The celluloid love story continues to change form and shape
‘Love' is probably one of the most overused, overrated and misunderstood words in the English vocabulary. Pop culture has explored it using many layers — sex, betrayal and much more — but the thought that it can be understood is a misnomer. The love story has grown, been degraded, and been put on a pedestal, and it is still evolving. When it comes to old-time romances, this scene from Aradhana flashes bright. An infuriated Sharmila Tagore misdirects a bucketful of water on Rajesh Khanna and calls him her servant. He just smiles and says, “Camera nahi hai mere paas, varna ek gazab ka photograph zaroor mil jaata....” NTR sings Aduvari matalaku ardhale veru le in Missamma. The romance is subtle. Raj Kapoor's tryst with his several loves and his ailing heart in Mera Naam Joker tugs at more than one heart string; as does the simplicity of Kamal Hassan's unrequited love in Sagara Sangamam when he shields the bindi on her forehead from getting washed away in the rain.
We loved Tom Cruise as an action hero from the moment he stepped on to the screen, but he really became a hero when he said, “You complete me.” Stevie Wonder tugged at our heart when he sang that there were no chocolate covered candy hearts to give away. Rhett Butler broke our hearts and won our respect when he said, “Frankly my dear, I don't give a damn.” Nidhi Sampath, a 19-year-old ‘romantic fool', says she shed a tear watching Love Actually when Mark uses cue cards to tell Juliet (his best friend's wife) that he loves her. Nidhi admits that her outlook towards love has been carved out by pretty much what she watches and reads.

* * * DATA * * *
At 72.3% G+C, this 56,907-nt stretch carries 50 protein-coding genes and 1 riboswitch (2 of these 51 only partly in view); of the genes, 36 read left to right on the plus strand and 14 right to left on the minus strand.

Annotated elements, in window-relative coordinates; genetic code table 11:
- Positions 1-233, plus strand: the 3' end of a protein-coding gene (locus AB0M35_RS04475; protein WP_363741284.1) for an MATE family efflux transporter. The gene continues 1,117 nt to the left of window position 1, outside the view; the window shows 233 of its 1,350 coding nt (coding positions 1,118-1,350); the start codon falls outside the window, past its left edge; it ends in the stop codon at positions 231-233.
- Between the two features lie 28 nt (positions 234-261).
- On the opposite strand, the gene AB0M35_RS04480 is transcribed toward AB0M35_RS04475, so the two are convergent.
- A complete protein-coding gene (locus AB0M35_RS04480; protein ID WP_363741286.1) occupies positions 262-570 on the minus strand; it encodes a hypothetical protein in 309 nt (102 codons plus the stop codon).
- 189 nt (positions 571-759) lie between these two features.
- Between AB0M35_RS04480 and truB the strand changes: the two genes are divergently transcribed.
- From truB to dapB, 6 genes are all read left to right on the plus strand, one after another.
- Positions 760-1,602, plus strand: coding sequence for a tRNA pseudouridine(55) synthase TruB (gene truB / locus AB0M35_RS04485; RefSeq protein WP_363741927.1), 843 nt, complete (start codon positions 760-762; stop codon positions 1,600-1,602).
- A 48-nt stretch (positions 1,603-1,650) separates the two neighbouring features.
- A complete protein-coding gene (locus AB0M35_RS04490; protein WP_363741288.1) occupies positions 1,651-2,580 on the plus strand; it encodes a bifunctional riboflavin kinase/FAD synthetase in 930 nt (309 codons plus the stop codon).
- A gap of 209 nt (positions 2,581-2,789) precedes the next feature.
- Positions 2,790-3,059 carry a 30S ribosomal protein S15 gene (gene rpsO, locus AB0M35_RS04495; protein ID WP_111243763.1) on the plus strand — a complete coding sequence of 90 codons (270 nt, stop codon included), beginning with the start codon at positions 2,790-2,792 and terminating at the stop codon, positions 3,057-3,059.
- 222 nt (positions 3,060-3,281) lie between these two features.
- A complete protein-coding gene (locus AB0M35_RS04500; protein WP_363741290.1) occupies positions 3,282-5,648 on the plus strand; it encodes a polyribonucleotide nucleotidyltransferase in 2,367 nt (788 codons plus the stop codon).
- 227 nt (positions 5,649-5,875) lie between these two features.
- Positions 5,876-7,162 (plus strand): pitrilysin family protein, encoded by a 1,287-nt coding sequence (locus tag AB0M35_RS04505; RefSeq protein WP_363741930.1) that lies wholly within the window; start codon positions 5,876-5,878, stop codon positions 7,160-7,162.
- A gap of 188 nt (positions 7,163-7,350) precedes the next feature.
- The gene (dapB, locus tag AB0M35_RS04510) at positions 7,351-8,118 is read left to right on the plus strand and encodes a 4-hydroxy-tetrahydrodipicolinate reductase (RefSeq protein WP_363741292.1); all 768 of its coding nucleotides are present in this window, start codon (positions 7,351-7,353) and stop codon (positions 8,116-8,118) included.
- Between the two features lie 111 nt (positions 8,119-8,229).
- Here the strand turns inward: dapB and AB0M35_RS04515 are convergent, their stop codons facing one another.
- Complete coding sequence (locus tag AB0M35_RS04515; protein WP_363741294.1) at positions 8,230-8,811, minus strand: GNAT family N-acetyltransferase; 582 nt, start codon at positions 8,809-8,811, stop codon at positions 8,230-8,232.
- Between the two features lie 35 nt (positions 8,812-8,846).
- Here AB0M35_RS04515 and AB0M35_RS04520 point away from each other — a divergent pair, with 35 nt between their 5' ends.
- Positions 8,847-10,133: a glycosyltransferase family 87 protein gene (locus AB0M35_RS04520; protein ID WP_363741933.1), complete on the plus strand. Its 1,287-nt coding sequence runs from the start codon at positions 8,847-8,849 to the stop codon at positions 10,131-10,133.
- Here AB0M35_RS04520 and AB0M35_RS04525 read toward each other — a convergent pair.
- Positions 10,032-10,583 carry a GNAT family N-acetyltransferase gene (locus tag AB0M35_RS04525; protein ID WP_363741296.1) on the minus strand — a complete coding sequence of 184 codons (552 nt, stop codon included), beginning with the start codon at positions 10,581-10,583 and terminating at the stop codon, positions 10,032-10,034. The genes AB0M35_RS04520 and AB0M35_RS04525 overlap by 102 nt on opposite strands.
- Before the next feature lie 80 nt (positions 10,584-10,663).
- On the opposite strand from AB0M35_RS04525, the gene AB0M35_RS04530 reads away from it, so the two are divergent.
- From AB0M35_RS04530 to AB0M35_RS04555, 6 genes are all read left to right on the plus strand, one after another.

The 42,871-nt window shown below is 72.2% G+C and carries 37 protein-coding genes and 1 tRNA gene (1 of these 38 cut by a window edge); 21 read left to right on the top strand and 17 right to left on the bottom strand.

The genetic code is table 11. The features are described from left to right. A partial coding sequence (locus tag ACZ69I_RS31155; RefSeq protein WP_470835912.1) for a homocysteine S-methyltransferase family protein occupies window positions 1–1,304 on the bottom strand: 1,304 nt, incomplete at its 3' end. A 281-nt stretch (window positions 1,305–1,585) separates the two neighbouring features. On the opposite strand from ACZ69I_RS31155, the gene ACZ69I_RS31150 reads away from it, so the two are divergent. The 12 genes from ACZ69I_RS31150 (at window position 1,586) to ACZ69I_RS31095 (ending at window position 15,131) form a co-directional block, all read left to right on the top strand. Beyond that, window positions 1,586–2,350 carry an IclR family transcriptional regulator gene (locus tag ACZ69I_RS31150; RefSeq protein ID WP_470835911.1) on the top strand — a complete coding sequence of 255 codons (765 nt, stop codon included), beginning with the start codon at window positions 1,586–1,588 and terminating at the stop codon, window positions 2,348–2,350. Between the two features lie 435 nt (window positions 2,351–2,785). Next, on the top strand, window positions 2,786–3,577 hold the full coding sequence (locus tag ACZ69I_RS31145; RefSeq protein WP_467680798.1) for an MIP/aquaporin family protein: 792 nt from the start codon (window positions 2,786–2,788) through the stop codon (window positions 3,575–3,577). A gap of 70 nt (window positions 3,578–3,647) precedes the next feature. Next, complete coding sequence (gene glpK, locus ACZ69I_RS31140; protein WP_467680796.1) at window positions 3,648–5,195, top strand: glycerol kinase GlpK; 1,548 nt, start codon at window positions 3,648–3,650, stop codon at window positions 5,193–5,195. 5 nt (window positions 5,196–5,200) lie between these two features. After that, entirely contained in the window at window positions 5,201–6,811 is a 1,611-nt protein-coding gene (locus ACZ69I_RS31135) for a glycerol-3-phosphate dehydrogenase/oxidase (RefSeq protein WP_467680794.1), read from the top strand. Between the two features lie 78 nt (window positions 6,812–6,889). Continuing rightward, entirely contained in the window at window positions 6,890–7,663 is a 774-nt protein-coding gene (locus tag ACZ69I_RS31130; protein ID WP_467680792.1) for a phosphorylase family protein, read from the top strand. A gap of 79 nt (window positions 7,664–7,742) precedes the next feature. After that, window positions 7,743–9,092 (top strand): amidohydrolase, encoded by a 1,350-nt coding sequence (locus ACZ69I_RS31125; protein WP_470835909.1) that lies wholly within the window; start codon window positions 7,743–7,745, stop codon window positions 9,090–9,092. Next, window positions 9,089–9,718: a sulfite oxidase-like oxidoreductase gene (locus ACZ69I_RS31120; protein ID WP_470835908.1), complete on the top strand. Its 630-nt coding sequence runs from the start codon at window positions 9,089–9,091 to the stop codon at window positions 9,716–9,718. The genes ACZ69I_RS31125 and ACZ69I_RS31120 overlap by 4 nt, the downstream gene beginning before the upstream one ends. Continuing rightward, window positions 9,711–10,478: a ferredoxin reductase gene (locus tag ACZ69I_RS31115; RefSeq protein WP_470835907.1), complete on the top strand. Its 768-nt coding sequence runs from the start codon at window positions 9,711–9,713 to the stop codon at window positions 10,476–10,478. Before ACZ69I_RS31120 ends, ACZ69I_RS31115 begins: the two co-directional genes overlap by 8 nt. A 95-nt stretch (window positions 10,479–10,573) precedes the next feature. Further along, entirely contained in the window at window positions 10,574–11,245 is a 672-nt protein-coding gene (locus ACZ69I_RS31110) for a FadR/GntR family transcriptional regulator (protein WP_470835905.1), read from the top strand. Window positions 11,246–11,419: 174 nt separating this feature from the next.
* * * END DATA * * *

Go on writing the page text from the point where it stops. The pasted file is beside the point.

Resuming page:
Love has always been the central theme of the grand idea called life. Films, books and television have explored love lost, love gained and plain unrequited love. The love story is getting a make-over. There aren't any villains anymore. The real villains are the egos or their inability to act upon the feelings.
Sandhya Nair, maker of short films, agrees. “The 80s saw a build-up of larger-than-life love stories using grand gestures. Mothers and fathers were the most obvious villains but now stories are slowly changing.” Godavari and Anand put an old wine in a sparkly new bottle and that is much appreciated, she adds. Even the telly has adopted a trend of unique love stories with Kuch toh Log Kahenge, Bade Ache Lagte Hain, Phulwa, which shows a relationship between a cop and a dacoit, and Maryada, which brings in the aspect of gay love.
We might have always marketed romance, but we're constantly revisiting the old-world experiences of love. Facebook may be where you find love now, but Bollywood sticks to love at first sight. Also, let's not bury the bus-stop romance, says Sandhya. Films like Love Aajkal, Break ke Baad, Mere Brother ki Dulhan, and Jaane Tu ya Jaane Na have been inspired by fresh-brewed ideas of romance. But the music traces its roots back to lyrically strong songs. Pehli baar mohabbat from Kaminey, Aahatein from Ek Main aur Ekk Tu and Shaam from Aisha or the soft tunes from Kotha Bangaru Lokam and Orange have recharged the demand for melodies.
Ideas of love have always been sold to us and we have happily bought them, interpreting love in myriad ways, hoping we have bested it. In a corner, there is a fresh new story brewed and as always we're standing in queue waiting to lap it up.